Biooxidation of sulphide under denitrifying conditions in an immobilized cell bioreactor
Tang, Kimberley Marie Gar Wei
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Hydrogen sulphide (H2S) is a serious problem for many industries, including oil production and processing, pulp and paper, and wastewater treatment. In addition, H2S is usually present in natural gas and biogas. It is necessary to control the generation and release of H2S into the environment because H2S is corrosive, toxic, and has an unpleasant odour. In addition, the removal of H2S from natural gas and biogas is essential for preventing the emission of SO2 upon combustion of these gases. Physicochemical processes have been developed for the removal of H2S. These processes employ techniques such as chemical or physical absorption, thermal and catalytic conversion, and liquid phase oxidation. In comparison, biological processes for the removal of sulphide typically operate at ambient temperature and pressure, with the feasibility for the treatment of smaller streams, and the absence of expensive catalysts. The objective of the present work was to study the biooxidation of sulphide under denitrifying conditions in batch system and a continuous immobilized cell bioreactor using a mixed microbial culture enriched from the produced water of a Canadian oil reservoir. In the batch experiments conducted at various initial sulphide concentrations, an increase in the sulphide oxidation and nitrate reduction rates was observed as the initial sulphide concentration was increased in the range 1.7 to 5.5 mM. An extended lag phase of approximately 10 days was observed when sulphide concentrations around or higher than 14 mM were used. This, when considered with the fact that the microbial culture was not able to oxidize sulphide at an initial concentration of 20 mM, indicates the inhibitory effects of sulphide at high concentrations.The effect of the initial sulphide to nitrate concentrations ratio (ranging from 0.3 to 4.0) was also studied. As the initial sulphide to nitrate ratio decreased, the sulphide oxidation rates increased. The increasing trend was observed for initial nitrate concentrations in the range of 1.3 to 7.3 mM, corresponding to ratios of 4.08 to 0.83. The increase in nitrate reduction rates was more pronounced than that of the sulphide oxidation rates. However at nitrate concentrations higher than 7.3 mM (ratios lower than 0.83) the nitrate reduction rate remained constant. The percentage of sulphide that was oxidized to sulphate increased from 2.4% to 100% as the initial sulphide to nitrate ratio decreased from 4.08 to 0.42. This indicated that at ratios lower than 0.42, nitrate would be in excess and at ratios exceeding 4.08, nitrate would be limiting. In the continuous bioreactor systems, at sulphide loading rates ranging from 0.26 to 30.30 mM/h, sulphide conversion remained in the range of 97.6% to 99.7%. A linear increase in the volumetric oxidation rate of sulphide was observed as the sulphide loading rate was increased with the maximum rate being 30.30 mM/h (98.5% conversion). Application of immobilized cells led to a significant increase in oxidation rate of sulphide when compared with the rates obtained in a bioreactor with freely suspended cells. At nitrate loading rates ranging from 0.19 to 24.44 mM/h, the nitrate conversion ranged from 97.2% to 100% and a linear increase in volumetric reduction rate was observed as the nitrate loading rate was increased, with the maximum rate being 24.44 mM/h (99.7% conversion). A second bioreactor experiment was conducted to investigate the effects of sulphide to nitrate concentrations ratio on the performance of the system. Sulphide conversion was complete at sulphide to nitrate ratios of 1.1 and 1.3, but decreased to 90.5% at the ratio of 3.1 and 65.0% at the ratio of 5.0, indicating nitrate was limiting for sulphide to nitrate ratios of 3.1 and 5.0. The increase in the sulphide to nitrate ratio (and the resulting limitation of nitrate) caused a decrease in the volumetric reaction rate of sulphide.Nitrate conversion was complete at sulphide to nitrate ratios of 1.3, 3.1, and 5.0; however, at a ratio of 1.1, the conversion of nitrate dropped to 59.6%, indicating that nitrate was in excess, and sulphide was limiting. The volumetric reaction rate of nitrate decreased as the sulphide to nitrate ratio increased for ratios of 1.3, 3.1, and 5.0; this was due to the decrease in the nitrate loading rate. For sulphide to nitrate ratios of 1.1 and 1.3, 7.2% and 19.6% of the sulphide was converted to sulphate, respectively. At ratios of 3.1 and 5.0, no sulphate was generated. For ratios between 1.3 and 5.0, an increase in the ratio caused a decrease in the generation of sulphate.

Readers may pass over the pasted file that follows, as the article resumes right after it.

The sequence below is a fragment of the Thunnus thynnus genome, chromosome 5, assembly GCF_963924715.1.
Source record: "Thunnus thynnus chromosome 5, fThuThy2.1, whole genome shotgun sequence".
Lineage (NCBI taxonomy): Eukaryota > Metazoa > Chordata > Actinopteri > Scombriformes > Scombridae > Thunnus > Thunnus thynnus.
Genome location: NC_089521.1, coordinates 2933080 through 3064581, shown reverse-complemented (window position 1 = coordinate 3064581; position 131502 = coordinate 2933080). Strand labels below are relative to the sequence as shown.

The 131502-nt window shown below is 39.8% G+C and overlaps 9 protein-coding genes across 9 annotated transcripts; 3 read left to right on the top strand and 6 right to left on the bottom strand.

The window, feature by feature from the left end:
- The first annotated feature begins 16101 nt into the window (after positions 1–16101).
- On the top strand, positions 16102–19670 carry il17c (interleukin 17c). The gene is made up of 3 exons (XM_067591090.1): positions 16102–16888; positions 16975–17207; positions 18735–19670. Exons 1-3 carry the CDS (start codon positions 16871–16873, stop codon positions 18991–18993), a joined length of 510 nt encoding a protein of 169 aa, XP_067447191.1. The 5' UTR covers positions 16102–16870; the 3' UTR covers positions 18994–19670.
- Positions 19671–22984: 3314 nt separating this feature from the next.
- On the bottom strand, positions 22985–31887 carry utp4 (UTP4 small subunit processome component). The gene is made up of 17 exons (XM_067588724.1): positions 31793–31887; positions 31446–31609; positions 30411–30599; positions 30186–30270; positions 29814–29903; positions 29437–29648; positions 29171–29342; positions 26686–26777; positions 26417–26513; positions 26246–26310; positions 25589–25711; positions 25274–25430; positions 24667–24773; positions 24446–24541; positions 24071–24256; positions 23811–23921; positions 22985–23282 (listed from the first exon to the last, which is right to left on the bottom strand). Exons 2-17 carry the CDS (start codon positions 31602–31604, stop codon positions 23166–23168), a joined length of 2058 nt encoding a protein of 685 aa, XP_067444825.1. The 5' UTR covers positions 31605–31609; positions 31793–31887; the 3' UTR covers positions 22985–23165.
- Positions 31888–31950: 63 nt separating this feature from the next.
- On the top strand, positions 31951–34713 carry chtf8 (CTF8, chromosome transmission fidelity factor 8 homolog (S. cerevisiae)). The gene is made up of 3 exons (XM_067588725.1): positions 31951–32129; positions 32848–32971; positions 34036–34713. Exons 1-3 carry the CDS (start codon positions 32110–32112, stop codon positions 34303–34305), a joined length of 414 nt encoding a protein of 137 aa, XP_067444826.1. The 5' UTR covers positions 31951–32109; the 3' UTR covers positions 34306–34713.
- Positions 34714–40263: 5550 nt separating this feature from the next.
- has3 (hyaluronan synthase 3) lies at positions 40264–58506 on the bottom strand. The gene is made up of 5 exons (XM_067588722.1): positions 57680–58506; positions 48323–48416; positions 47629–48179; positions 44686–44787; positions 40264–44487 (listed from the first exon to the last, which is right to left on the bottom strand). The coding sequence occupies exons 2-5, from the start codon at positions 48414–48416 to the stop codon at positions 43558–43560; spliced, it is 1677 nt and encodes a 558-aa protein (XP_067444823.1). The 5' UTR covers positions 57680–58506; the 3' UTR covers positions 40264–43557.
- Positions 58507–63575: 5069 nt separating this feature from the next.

DegreeMaster of Science (M.Sc.)
CommitteeNiu, Catherine; Lin, Yen-Han
biological sulphide oxidation
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